The two sides met at Flodden Hill, Northumberland. The defeat was catastrophic for Scotland’s leadership, claiming the lives of the King as well as many leading nobles.
In 1513 the relationships between England and Scotland were fractious. James IV, King of Scots, was an ambitious, determined and powerful figure in his kingdom, and keen to make Scotland a player in the European theatre of politics. Henry VIII, King of England, had been ruling his kingdom for some four years, and similarly had grand ambitions, claiming overlordship of both Scotland and large parts of France.
A chance for James IV to assert his position in Europe emerged when rivalries between city-states (including the Papal States) in Italy came to a head, spilling into a wider European conflict. England had sided with Pope Julius II in a war against France, using the pretence of loyalty to the Pope in order to expand English control in France. James IV, though technically at peace with England, had been angered by Henry VIII’s claims in Scotland. The ‘Auld Alliance’ between Scotland and France had been dormant for some years, but Henry VIII’s departure for France in April of 1513 presented the opportunity James IV desired, to revive the alliance with France and attack England.
Setting off in mid-August, James IV brought his army of 30,000, as well as artillery including the Mons Meg cannon, to the river Tweed, which he crossed on the 24th of August. Besieging and destroying several castles in England, James IV made progress south. In keeping with the tradition of chivalry, James IV had notified Queen Catherine of his intention to invade a full month before the invasion took place. As a result, the English managed to prepare an army and supplies ahead of James’ arrival.
Meeting at Flodden
The two armies met at Branxton village in Northumberland. The Scottish army had been stationed at Flodden hill, but under threat of a flanking manoeuvre by the English, moved to another hill near the village. In this movement, the Scottish army was not able to properly set up its artillery; the English army, however, was able to begin an extensive and destructive bombardment of the Scottish infantry on the hill from their position lower down.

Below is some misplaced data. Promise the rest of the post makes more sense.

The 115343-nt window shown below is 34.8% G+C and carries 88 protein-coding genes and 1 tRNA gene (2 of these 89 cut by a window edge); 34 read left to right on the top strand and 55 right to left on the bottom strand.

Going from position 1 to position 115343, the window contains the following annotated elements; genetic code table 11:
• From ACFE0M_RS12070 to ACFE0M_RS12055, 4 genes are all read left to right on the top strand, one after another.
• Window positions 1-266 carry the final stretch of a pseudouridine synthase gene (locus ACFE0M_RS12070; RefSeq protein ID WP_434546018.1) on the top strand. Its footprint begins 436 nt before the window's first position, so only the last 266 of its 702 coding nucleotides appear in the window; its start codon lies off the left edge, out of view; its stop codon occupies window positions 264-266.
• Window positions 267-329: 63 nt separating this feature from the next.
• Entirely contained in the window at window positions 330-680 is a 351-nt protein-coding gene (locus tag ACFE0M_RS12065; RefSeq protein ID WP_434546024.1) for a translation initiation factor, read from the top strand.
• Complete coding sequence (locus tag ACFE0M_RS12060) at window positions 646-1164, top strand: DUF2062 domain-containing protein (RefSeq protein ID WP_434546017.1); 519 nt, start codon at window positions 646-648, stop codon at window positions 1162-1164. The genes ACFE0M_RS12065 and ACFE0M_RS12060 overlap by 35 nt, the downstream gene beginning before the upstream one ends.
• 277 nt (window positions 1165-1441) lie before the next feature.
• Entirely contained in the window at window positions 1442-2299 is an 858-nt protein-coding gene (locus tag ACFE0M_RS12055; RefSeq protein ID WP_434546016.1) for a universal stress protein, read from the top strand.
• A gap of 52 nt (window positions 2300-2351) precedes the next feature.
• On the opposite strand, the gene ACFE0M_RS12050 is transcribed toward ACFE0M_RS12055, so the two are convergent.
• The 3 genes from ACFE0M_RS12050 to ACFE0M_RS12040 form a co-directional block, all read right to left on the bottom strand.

Unwilling to sustain any more losses, the Scottish infantry moved at pace down the hill towards the English line. Initially maintaining the compact ‘sheltron’ formation with long spears, the Scottish infantry began to lose its shape as the ground was uneven and muddy. Upon reaching the English, the infantry were unable to reform. In the face of the shorter, more flexible English weapons (the ‘bill’, a spear with hooks), the Scottish army was massacred. Among the casualties were King James IV himself, along with dozens of Scottish nobles and leading Churchmen.
The Aftermath & Legacy of the Battle
After the battle, the English army pressed north into Scotland. The state of chaos following King James’ death meant that no formal defence was organised. In this of this, towns in the Borders region of Scotland took to creating their own militia to defend themselves from the English pillagers; these groups of armed townsmen with no formal military training were called Common Riding. Though existing before the battle of Flodden, these organisations are recognised today for the role they played in the aftermath of the defeat.
Several towns in southern Scotland also hastily constructed walls around their urban settlements to allow for improved defence against English pillagers. The Flodden Wall in Edinburgh is one such example, though this fulfilled an economic as well as military function, allowing for more control over the entrances to the medieval burgh.
Image & Audio © National Museums Scotland, University of Glasgow / Francis James Child, National Galleries of Scotland, Lennoxlove House Ltd| Licensor Scran